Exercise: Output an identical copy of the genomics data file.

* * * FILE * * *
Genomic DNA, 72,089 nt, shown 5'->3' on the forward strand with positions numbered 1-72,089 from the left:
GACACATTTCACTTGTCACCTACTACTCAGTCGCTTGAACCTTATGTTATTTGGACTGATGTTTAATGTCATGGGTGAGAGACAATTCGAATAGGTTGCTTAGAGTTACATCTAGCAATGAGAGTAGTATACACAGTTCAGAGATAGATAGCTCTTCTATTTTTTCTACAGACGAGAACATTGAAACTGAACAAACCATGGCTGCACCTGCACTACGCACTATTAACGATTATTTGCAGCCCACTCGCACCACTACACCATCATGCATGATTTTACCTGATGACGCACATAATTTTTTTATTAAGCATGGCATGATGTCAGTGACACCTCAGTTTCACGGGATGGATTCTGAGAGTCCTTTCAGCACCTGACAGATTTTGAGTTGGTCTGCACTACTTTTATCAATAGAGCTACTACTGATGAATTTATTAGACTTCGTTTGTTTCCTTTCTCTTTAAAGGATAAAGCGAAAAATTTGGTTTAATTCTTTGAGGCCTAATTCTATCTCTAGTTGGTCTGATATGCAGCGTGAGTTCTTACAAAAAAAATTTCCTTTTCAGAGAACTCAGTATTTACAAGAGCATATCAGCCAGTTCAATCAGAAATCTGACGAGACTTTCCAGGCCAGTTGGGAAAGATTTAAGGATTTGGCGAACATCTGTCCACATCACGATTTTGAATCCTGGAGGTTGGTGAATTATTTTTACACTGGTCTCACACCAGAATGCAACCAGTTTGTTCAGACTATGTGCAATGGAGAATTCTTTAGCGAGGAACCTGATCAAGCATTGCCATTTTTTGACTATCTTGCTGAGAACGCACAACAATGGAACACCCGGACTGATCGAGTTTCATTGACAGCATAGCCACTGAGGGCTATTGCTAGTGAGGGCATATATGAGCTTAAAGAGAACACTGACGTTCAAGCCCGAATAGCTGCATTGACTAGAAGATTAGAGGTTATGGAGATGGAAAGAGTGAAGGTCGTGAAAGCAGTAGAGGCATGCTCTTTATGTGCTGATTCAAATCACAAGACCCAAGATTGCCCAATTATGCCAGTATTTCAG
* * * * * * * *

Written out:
Genomic DNA, 72,089 nt, shown 5'->3' on the forward strand with positions numbered 1-72,089 from the left:
GACACATTTCACTTGTCACCTACTACTCAGTCGCTTGAACCTTATGTTATTTGGACTGATGTTTAATGTCATGGGTGAGAGACAATTCGAATAGGTTGCTTAGAGTTACATCTAGCAATGAGAGTAGTATACACAGTTCAGAGATAGATAGCTCTTCTATTTTTTCTACAGACGAGAACATTGAAACTGAACAAACCATGGCTGCACCTGCACTACGCACTATTAACGATTATTTGCAGCCCACTCGCACCACTACACCATCATGCATGATTTTACCTGATGACGCACATAATTTTTTTATTAAGCATGGCATGATGTCAGTGACACCTCAGTTTCACGGGATGGATTCTGAGAGTCCTTTCAGCACCTGACAGATTTTGAGTTGGTCTGCACTACTTTTATCAATAGAGCTACTACTGATGAATTTATTAGACTTCGTTTGTTTCCTTTCTCTTTAAAGGATAAAGCGAAAAATTTGGTTTAATTCTTTGAGGCCTAATTCTATCTCTAGTTGGTCTGATATGCAGCGTGAGTTCTTACAAAAAAAATTTCCTTTTCAGAGAACTCAGTATTTACAAGAGCATATCAGCCAGTTCAATCAGAAATCTGACGAGACTTTCCAGGCCAGTTGGGAAAGATTTAAGGATTTGGCGAACATCTGTCCACATCACGATTTTGAATCCTGGAGGTTGGTGAATTATTTTTACACTGGTCTCACACCAGAATGCAACCAGTTTGTTCAGACTATGTGCAATGGAGAATTCTTTAGCGAGGAACCTGATCAAGCATTGCCATTTTTTGACTATCTTGCTGAGAACGCACAACAATGGAACACCCGGACTGATCGAGTTTCATTGACAGCATAGCCACTGAGGGCTATTGCTAGTGAGGGCATATATGAGCTTAAAGAGAACACTGACGTTCAAGCCCGAATAGCTGCATTGACTAGAAGATTAGAGGTTATGGAGATGGAAAGAGTGAAGGTCGTGAAAGCAGTAGAGGCATGCTCTTTATGTGCTGATTCAAATCACAAGACCCAAGATTGCCCAATTATGCCAGTATTTCAG